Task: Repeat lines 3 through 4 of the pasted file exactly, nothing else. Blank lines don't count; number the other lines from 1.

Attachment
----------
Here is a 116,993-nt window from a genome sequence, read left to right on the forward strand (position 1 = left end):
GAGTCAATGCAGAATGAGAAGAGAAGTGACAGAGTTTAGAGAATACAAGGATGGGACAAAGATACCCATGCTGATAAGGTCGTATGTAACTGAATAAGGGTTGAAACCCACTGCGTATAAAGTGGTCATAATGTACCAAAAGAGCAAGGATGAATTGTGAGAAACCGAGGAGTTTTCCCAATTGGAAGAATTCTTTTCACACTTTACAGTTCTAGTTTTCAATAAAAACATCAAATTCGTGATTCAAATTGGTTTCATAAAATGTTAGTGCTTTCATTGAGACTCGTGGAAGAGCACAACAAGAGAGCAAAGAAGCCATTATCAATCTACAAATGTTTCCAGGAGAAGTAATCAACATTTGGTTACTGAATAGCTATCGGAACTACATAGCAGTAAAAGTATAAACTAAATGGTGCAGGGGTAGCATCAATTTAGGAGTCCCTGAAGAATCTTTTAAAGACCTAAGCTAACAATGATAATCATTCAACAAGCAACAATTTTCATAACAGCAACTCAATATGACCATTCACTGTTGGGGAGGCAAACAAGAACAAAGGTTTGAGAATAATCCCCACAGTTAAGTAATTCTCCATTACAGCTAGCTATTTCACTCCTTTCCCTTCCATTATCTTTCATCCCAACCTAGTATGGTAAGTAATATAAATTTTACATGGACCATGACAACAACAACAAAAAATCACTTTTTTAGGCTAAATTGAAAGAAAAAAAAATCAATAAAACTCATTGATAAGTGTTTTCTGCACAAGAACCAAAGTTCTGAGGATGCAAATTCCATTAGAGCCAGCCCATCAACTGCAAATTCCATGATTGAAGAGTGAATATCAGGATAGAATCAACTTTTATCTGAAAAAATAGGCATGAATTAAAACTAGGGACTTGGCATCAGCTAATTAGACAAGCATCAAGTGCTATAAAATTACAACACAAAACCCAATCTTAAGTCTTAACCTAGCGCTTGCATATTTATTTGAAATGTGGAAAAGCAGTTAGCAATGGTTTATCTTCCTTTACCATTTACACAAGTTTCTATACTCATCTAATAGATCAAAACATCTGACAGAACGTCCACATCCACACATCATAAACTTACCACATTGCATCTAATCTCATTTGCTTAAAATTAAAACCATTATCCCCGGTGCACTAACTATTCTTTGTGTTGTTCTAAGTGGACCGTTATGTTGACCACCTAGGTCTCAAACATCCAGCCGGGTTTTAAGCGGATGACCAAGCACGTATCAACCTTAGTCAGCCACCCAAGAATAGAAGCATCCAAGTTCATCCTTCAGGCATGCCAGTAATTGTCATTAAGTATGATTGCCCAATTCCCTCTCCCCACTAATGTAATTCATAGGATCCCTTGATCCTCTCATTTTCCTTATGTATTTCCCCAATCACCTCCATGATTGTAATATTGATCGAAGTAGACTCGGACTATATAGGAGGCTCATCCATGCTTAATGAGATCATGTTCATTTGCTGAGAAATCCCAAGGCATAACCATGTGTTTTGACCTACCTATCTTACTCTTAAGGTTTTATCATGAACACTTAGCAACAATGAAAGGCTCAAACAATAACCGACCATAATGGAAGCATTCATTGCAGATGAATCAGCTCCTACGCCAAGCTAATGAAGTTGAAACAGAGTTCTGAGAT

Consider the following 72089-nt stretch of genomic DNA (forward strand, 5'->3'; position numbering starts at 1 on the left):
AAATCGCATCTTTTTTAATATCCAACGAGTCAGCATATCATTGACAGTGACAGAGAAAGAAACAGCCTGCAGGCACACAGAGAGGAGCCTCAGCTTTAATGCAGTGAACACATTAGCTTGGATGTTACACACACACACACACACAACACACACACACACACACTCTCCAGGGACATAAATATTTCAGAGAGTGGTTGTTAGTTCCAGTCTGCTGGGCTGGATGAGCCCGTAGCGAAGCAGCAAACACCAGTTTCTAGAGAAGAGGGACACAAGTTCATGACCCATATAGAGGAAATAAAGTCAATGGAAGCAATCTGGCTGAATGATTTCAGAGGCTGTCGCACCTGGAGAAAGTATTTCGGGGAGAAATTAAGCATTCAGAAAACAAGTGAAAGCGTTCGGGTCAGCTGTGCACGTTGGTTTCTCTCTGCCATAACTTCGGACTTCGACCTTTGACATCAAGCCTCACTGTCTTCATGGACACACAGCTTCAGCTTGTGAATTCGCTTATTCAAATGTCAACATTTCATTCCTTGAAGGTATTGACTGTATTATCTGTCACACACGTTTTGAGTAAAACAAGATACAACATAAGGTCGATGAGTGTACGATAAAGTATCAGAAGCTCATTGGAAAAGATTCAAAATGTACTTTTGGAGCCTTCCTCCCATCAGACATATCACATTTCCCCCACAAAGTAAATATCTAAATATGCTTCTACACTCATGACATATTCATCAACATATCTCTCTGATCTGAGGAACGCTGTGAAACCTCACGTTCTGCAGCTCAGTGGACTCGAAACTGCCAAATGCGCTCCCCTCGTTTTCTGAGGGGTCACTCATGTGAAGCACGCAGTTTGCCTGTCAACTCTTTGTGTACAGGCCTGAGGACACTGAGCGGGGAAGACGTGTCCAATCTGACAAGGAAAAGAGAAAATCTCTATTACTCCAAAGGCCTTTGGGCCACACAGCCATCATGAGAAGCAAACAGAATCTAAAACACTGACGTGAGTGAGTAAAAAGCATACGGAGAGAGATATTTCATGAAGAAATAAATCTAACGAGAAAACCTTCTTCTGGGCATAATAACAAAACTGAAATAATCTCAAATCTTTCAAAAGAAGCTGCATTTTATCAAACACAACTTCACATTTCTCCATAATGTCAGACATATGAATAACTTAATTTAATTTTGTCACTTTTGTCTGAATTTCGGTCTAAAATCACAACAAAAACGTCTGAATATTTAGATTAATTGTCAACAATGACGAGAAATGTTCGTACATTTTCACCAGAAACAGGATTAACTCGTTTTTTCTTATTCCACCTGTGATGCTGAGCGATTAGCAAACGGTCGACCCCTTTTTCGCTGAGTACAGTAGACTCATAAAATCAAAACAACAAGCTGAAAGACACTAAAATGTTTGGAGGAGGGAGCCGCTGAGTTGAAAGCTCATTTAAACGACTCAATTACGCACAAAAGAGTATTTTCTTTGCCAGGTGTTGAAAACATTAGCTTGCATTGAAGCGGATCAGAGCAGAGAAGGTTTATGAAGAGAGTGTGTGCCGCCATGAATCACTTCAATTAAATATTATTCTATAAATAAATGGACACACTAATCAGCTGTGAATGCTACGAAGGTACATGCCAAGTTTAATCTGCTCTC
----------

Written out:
Consider the following 72089-nt stretch of genomic DNA (forward strand, 5'->3'; position numbering starts at 1 on the left):
AAATCGCATCTTTTTTAATATCCAACGAGTCAGCATATCATTGACAGTGACAGAGAAAGAAACAGCCTGCAGGCACACAGAGAGGAGCCTCAGCTTTAATGCAGTGAACACATTAGCTTGGATGTTACACACACACACACACACAACACACACACACACACACTCTCCAGGGACATAAATATTTCAGAGAGTGGTTGTTAGTTCCAGTCTGCTGGGCTGGATGAGCCCGTAGCGAAGCAGCAAACACCAGTTTCTAGAGAAGAGGGACACAAGTTCATGACCCATATAGAGGAAATAAAGTCAATGGAAGCAATCTGGCTGAATGATTTCAGAGGCTGTCGCACCTGGAGAAAGTATTTCGGGGAGAAATTAAGCATTCAGAAAACAAGTGAAAGCGTTCGGGTCAGCTGTGCACGTTGGTTTCTCTCTGCCATAACTTCGGACTTCGACCTTTGACATCAAGCCTCACTGTCTTCATGGACACACAGCTTCAGCTTGTGAATTCGCTTATTCAAATGTCAACATTTCATTCCTTGAAGGTATTGACTGTATTATCTGTCACACACGTTTTGAGTAAAACAAGATACAACATAAGGTCGATGAGTGTACGATAAAGTATCAGAAGCTCATTGGAAAAGATTCAAAATGTACTTTTGGAGCCTTCCTCCCATCAGACATATCACATTTCCCCCACAAAGTAAATATCTAAATATGCTTCTACACTCATGACATATTCATCAACATATCTCTCTGATCTGAGGAACGCTGTGAAACCTCACGTTCTGCAGCTCAGTGGACTCGAAACTGCCAAATGCGCTCCCCTCGTTTTCTGAGGGGTCACTCATGTGAAGCACGCAGTTTGCCTGTCAACTCTTTGTGTACAGGCCTGAGGACACTGAGCGGGGAAGACGTGTCCAATCTGACAAGGAAAAGAGAAAATCTCTATTACTCCAAAGGCCTTTGGGCCACACAGCCATCATGAGAAGCAAACAGAATCTAAAACACTGACGTGAGTGAGTAAAAAGCATACGGAGAGAGATATTTCATGAAGAAATAAATCTAACGAGAAAACCTTCTTCTGGGCATAATAACAAAACTGAAATAATCTCAAATCTTTCAAAAGAAGCTGCATTTTATCAAACACAACTTCACATTTCTCCATAATGTCAGACATATGAATAACTTAATTTAATTTTGTCACTTTTGTCTGAATTTCGGTCTAAAATCACAACAAAAACGTCTGAATATTTAGATTAATTGTCAACAATGACGAGAAATGTTCGTACATTTTCACCAGAAACAGGATTAACTCGTTTTTTCTTATTCCACCTGTGATGCTGAGCGATTAGCAAACGGTCGACCCCTTTTTCGCTGAGTACAGTAGACTCATAAAATCAAAACAACAAGCTGAAAGACACTAAAATGTTTGGAGGAGGGAGCCGCTGAGTTGAAAGCTCATTTAAACGACTCAATTACGCACAAAAGAGTATTTTCTTTGCCAGGTGTTGAAAACATTAGCTTGCATTGAAGCGGATCAGAGCAGAGAAGGTTTATGAAGAGAGTGTGTGCCGCCATGAATCACTTCAATTAAATATTATTCTATAAATAAATGGACACACTAATCAGCTGTGAATGCTACGAAGGTACATGCCAAGTTTAATCTGCTCTC